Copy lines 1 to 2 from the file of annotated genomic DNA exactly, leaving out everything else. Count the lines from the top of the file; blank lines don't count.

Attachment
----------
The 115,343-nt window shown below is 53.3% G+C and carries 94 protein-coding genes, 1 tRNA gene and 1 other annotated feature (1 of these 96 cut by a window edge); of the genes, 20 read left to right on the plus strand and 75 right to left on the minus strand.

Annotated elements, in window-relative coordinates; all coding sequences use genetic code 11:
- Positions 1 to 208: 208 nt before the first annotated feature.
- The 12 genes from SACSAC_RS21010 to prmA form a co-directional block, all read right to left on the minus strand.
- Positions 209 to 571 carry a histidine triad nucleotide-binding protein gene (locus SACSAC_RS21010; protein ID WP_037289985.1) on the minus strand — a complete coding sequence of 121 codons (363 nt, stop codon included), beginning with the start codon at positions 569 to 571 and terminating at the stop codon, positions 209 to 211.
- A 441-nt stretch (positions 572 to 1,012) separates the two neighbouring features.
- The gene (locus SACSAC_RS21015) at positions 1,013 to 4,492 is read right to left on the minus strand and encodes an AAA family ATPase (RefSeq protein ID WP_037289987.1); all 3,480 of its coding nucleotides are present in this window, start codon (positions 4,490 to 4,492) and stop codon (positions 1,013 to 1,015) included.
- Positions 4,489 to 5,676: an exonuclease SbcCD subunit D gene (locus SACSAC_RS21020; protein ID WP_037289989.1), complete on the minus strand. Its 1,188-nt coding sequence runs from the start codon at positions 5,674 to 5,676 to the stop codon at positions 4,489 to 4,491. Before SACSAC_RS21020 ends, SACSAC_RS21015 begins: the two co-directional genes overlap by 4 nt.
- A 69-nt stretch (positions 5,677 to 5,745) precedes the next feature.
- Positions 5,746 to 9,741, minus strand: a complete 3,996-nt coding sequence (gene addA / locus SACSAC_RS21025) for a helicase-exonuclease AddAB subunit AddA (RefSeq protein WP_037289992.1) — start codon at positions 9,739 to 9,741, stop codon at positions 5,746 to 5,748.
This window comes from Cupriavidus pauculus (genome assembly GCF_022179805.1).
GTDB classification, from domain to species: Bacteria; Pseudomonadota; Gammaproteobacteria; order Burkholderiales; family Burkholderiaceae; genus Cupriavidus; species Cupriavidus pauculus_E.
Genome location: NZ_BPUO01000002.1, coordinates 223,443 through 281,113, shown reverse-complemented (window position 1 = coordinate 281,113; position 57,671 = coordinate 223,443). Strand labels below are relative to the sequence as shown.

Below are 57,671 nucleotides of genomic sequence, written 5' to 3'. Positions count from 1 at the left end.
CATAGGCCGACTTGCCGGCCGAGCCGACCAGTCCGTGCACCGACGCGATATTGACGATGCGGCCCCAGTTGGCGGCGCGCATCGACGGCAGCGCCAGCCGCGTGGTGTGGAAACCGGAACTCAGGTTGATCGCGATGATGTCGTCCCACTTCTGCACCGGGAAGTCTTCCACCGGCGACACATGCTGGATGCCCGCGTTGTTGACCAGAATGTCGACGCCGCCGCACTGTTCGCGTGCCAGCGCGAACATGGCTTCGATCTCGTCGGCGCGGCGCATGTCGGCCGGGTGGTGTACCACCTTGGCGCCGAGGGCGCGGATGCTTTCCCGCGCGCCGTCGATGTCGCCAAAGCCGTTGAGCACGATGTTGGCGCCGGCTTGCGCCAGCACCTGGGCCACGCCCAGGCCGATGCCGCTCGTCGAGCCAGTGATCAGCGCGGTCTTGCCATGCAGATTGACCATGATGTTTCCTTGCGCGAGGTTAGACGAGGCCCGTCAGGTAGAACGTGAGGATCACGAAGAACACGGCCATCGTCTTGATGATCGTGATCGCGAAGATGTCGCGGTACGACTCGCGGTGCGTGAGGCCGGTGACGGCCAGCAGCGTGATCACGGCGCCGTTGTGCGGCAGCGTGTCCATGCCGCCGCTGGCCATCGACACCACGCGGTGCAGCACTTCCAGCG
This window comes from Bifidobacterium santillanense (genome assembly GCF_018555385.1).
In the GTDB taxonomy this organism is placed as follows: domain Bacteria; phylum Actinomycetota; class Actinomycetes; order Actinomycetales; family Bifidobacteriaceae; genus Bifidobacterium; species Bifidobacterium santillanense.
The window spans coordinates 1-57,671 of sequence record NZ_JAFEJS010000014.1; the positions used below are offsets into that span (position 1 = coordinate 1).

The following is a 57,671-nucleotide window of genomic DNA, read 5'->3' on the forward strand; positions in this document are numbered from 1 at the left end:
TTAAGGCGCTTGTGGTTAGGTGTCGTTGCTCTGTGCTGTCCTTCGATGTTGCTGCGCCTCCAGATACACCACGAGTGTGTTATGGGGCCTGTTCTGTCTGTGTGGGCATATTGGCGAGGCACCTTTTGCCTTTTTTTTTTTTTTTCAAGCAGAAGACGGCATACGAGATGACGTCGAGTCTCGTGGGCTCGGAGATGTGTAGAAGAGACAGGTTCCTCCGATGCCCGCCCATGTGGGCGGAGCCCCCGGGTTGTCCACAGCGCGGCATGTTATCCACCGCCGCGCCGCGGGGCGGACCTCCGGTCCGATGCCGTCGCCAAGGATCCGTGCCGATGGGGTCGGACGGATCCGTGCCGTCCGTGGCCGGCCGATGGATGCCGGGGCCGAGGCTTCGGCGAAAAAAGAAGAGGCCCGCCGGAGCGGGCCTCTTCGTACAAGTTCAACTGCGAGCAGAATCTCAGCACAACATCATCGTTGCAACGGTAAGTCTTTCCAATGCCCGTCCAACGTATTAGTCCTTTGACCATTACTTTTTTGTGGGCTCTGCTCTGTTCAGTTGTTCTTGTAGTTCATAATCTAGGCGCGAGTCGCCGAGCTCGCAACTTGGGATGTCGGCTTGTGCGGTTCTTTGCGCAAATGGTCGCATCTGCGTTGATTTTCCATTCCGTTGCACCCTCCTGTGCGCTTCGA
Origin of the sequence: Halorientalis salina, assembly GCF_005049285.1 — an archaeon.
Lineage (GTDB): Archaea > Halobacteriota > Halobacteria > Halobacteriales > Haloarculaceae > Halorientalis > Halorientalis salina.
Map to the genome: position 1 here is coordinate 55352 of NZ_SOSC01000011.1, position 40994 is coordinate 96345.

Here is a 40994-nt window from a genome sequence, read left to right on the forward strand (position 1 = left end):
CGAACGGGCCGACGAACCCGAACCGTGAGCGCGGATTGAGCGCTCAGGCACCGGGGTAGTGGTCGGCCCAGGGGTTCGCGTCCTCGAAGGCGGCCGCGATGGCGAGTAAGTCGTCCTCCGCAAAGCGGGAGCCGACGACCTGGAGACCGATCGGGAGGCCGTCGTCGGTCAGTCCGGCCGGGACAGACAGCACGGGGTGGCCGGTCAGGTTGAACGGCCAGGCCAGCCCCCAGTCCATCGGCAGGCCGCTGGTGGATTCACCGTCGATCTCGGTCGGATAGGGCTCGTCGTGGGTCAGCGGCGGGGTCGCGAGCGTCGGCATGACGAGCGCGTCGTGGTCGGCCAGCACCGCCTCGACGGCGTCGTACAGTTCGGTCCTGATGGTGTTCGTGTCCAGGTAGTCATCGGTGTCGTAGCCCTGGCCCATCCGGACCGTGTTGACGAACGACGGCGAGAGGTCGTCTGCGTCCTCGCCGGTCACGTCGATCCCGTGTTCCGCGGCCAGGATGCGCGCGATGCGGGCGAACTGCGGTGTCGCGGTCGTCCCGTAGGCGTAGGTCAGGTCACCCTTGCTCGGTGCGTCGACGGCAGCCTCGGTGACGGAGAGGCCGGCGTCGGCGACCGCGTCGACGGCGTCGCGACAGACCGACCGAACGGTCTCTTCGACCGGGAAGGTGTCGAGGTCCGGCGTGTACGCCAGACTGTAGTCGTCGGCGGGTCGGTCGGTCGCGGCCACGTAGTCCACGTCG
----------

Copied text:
The 115,343-nt window shown below is 53.3% G+C and carries 94 protein-coding genes, 1 tRNA gene and 1 other annotated feature (1 of these 96 cut by a window edge); of the genes, 20 read left to right on the plus strand and 75 right to left on the minus strand.

Annotated elements, in window-relative coordinates; all coding sequences use genetic code 11: